July 14th 2006
Independent Filmmakers Alliance Newsletter
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In this newsletter, Andrew Van Slee answers the age old question: To go to film school or not to go to film school? The answer may surprise you.

Ask the Producer
with Andrew Van Slee

“What is your opinion on film school. Worth the expense? Which ones would you recommend?” - Adrian - Tucson, Arizona

To go to film school or not to go to film school, that is the question?

Well, this is a tough one, but I’m just gonna lay it on the line here. Filmmakers are filmmakers. If you want to be a doctor, lawyer or brain surgeon, you have to go to school. I mean, it’s the law. You can’t just wake up one day and decide that you are going to be a brain surgeon and then start to slice into someone’s head. The fact is that filmmaking is an art form. You have to be creative, passionate and yes, I do believe you need some sort of talent. A film school can’t give you these things. You may have the natural ability inside you and you want the film school to guide you through the process and jump start you with the basics. If that’s the case, then by all means, sign up and pay your tens of thousands of dollars to be in a film program. But the reality is you really don’t need to pay, you can get all of the information you need for free.

Here’s what I suggest. Get involved in casting, as an assistant, volunteer, or whatever. Just get into that department. The reason why I am suggesting casting is because that will give you close access to a variety of directors and producers. If you are a production assistant, you may be delegated to watch over the trucks or direct traffic, far, far away from the actual filming. You need to be close by, so you can watch the process. Watch the directors work and start to compile notes on how it all works and how they work. When I was in casting I got to watch real pros work, like John Badham (Stakeout, Bird on a Wire, War Games) and Jonathan Kaplan (The Accused, Immediate Family, Brokedown Palace, Unlawful Entry). The great thing about casting is that you will be right there, close to the directors watching them work with the actors. This, to me, is the most important part of filmmaking -- the performance. No matter how much money you have, or how many special effects you have, it all boils down to performance. If the performance is bad the film will tank. So, you’ll be right in there learning from people who are actually doing it, and on top of that they are going to pay you! So that’s one route.

The other is to get an internship as an office PA (Production Assistant). If you are in the office, especially in the prep period, you can learn a hell of a lot. The downfall to being an office PA is that you rarely get a chance to be out on set where all the action is. But, you still can learn a lot and you will be noticed since you are right there in the thick of things. So, those are just two options to consider. A third would be to intern as an assistant in the editing department. This too will give you very close access to the director and producer and will allow you to see how they put it all together. So, I know your parents may be nagging at you ‘cause they want you to go to college and learn so you have “something to fall back on,” but hey, why not take a few months off and get on set and learn about the realities of the business instead of being in a classroom somewhere?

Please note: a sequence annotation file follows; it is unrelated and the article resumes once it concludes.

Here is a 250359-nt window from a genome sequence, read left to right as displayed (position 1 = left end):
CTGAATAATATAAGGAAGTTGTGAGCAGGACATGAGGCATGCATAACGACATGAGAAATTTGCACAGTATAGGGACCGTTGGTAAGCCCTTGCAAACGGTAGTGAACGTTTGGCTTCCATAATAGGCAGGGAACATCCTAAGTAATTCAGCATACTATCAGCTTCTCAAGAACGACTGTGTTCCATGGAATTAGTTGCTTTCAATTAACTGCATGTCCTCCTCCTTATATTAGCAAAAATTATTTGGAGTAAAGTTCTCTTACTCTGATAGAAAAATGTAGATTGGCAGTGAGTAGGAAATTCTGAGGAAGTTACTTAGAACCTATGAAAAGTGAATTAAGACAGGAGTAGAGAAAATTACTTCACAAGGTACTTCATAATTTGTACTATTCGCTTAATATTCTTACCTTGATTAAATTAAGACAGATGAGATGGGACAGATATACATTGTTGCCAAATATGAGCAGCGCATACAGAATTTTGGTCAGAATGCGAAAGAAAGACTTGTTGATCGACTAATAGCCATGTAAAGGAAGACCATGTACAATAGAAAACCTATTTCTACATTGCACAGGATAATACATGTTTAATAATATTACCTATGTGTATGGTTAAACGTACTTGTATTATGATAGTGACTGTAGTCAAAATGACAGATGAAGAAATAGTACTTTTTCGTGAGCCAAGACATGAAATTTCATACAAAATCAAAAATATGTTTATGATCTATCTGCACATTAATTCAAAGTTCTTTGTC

The other thing you must do is SHOOT! Buy a cheap digital camera, write some shorts, work with actors. These are things that you can do for free and these are things that you really should be doing. I mean if you were a singer you would practice singing everyday. So, if you are going to be a filmmaker you need to practice and gain experience. You need to learn how it all works. And I really think you are better learning out in the field than in a classroom somewhere. I was lucky enough to get a gig for a few years as a casting assistant and extra’s casting director for a company called Pacific Motion Pictures run by a great guy named Matthew O’Connor. I learned so much about production. I got to sit in on the production meetings, work with all of the department heads, handle my own budget, it was awesome! Still to this day I utilize all the things I learned from PMP when I am in production.

So, if you can, I would suggest that you get out there and learn as much as you can on a practical level. Then if you really want to, go to film school as well. I can’t really recommend one school over another. I suggest you do some research and see which one has the most practical approach, less classroom, more time filmmaking. Just remember you need to have the passion and some talent to start. Combine that with ambition and that will equal your success, not a diploma on the wall.

If you like this story and found it useful my name is Andrew Van Slee. If you didn’t, my name is John Doe.

You have a question? Contact Andrew @ andrew@ifilmalliance.com

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